How much methane reaches the atmosphere this way? Engineers working on CSG technologies in Wyoming have found that the amount lost as entrained gas varies from 2% of total well yield to a mind-blowing 30%.

An improved gas separator, now awaiting patent, is claimed to remove all but 2-3% of the entrained methane from the water. But with a typical well, at present losing 15% of its output as entrained gas, the new equipment would still fail to catch emissions representing about 0.4% of total well yield.

Moreover, the new separator does not remove dissolved methane.

The produced water can be pumped back underground, but this is expensive and is not always convenient.

Otherwise a significant figure, probably about 0.5%, must be added for CSG emissions on top of the figure for shale gas methane emissions of 3.6%-7.9%.

That is supposing the new separator equipment reaches the market, and that energy companies are moved to install it. If not, the evidence from Wyoming suggests, typical losses of CSG methane from borehole to power plant would be at least 18%.

The implications of all this are ominous. Methane is relatively short-lived in the atmosphere. After 20 years it is virtually all gone, oxidised to water and carbon dioxide.

But recent work that explores the interaction between methane and atmospheric aerosols concludes that during those 20 years, methane has a “global warming potential” a staggering 105 times that of an equivalent amount of carbon dioxide.

If methane is burnt to produce a megawatt-hour of electricity, the amount of carbon dioxide that goes up the exhaust flue is indeed less than if the electricity were produced from coal.

But to the combustion emissions, we have to add the warming impact of the methane that escapes from the wells, produced water, fittings and pipelines. Over a 20-year period, a global warming potential of 105 means that leakage of even 1% more than doubles the cost in warming of gas-fired power.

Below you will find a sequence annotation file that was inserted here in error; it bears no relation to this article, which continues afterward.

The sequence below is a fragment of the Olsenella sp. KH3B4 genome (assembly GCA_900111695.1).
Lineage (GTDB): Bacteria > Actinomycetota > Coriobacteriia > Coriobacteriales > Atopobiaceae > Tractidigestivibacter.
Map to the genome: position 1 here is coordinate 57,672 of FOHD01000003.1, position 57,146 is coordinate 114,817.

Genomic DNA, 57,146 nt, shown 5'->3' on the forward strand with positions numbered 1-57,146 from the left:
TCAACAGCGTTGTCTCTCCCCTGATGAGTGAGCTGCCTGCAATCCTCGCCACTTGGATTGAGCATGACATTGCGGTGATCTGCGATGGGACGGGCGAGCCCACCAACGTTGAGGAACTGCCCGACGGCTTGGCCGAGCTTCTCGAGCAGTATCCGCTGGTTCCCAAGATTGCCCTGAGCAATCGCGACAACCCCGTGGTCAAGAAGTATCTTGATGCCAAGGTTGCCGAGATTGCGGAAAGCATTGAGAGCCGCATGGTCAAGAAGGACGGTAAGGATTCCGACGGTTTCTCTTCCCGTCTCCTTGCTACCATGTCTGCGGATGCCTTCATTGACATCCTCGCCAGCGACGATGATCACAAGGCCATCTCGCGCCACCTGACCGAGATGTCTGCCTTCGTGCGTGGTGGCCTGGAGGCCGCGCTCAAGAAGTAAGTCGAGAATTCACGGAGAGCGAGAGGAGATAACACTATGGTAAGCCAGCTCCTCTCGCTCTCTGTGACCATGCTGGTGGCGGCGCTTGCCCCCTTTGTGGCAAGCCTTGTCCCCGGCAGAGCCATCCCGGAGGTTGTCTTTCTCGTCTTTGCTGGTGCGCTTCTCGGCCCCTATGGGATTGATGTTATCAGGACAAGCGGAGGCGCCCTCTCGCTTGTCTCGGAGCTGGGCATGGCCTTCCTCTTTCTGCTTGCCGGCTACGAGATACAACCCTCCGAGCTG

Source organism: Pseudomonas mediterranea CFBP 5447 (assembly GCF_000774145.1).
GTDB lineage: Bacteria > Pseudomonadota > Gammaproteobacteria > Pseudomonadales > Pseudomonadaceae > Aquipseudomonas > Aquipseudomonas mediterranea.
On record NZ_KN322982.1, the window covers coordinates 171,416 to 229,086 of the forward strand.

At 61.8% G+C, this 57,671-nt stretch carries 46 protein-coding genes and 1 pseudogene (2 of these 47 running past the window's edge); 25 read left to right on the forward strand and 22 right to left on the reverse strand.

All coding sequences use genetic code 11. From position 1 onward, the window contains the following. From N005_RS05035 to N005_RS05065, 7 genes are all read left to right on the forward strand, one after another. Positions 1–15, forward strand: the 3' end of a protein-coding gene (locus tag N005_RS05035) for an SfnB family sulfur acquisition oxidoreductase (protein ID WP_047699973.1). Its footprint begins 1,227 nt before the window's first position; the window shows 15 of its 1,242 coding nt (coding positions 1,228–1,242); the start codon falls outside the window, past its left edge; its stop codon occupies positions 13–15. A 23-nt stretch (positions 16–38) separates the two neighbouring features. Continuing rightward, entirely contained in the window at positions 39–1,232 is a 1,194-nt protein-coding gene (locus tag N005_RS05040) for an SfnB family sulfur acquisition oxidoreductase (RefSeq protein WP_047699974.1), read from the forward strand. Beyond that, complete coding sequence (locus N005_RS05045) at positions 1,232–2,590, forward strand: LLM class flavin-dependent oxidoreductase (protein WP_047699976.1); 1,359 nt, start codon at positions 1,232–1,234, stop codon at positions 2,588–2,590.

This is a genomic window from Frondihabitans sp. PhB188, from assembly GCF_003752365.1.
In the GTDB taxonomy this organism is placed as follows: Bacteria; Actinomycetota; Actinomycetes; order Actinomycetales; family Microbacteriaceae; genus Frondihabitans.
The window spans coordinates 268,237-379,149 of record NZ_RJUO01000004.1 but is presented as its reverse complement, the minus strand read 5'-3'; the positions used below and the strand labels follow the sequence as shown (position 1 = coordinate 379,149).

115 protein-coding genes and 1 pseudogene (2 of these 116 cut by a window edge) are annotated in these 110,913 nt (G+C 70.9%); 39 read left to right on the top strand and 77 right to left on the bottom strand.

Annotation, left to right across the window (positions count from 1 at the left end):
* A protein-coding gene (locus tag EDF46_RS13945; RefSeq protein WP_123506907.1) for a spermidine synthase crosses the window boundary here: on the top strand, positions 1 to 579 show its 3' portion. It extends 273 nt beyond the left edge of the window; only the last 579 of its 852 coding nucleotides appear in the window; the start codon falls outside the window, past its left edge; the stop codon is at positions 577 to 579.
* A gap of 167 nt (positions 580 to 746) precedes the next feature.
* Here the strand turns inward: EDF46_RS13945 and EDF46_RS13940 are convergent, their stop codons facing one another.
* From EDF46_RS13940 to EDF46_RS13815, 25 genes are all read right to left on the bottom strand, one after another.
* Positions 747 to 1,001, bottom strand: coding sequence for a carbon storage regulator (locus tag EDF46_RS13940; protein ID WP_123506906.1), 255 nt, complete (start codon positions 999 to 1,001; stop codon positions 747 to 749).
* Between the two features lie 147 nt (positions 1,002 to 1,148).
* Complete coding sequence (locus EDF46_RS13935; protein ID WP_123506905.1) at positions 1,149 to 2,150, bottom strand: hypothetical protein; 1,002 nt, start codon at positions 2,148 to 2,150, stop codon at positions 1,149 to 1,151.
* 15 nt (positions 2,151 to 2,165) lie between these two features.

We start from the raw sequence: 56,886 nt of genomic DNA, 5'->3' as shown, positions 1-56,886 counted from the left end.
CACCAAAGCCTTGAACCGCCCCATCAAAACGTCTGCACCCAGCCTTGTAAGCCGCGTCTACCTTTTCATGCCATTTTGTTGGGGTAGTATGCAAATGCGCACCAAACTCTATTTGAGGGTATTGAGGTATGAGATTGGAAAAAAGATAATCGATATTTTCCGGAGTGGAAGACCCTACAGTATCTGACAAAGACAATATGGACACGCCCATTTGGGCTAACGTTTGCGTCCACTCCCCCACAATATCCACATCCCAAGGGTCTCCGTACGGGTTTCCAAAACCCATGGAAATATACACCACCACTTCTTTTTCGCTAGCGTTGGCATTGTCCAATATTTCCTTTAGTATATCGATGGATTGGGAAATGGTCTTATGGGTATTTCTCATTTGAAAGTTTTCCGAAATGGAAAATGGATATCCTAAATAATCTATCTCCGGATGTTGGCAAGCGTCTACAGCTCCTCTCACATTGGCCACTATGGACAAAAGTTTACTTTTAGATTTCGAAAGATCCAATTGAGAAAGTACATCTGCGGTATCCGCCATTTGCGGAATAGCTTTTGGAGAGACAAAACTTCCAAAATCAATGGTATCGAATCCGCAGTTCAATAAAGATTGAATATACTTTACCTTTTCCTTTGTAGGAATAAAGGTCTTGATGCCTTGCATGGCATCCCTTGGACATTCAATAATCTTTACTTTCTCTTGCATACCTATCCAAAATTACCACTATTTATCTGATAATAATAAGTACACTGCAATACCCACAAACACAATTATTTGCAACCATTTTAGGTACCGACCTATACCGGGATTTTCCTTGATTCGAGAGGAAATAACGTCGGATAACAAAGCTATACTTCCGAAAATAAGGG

The credible leakage figures for CSG start at about 4%.

And it gets worse. If the CSG is liquefied for export, as a great deal of Australia’s output will be, we need to add on carbon dioxide emissions corresponding to about 20% of the energy value of the methane, to power the liquefaction process.

Account should also be taken of emissions released by other factors listed in a fact sheet on “Purging, boil-back from cryogenic transfers, leakage during LNG transfers, boil-back in transit, powering of LNG ships; and finally, re-gasification before use”.

We have to conclude that CSG extraction and use, as practised in Australia, is much filthier — probably by several times — than either shale gas or coal.

That is not an argument for burning coal, or even for spending the money that could sharply cut CSG’s greenhouse footprint.

Even with best industry practice, CSG is still a fossil fuel. If humanity’s greenhouse dilemma is to be solved, all net carbon emissions must end around mid-century.

That implies a huge expansion of renewable energy, and it is on renewables that the scores of billions of dollars slated for CSG development in Australia should instead be spent.



The photograph attached to this article is not a picture of the well near Dalby that Arrow lost control of two weeks ago as the caption suggests. That well produced a mixture of saline water and natural gas - and at no stage did the well ignite. The photograph appears to be of an oil well fire somewhere in North America. (One needs only to look at the vehicles in the picture to know its not taken in Australia).

How can we have an informed debate about the facts if the side that is supposed to be holding the moral high ground is misrepresenting them?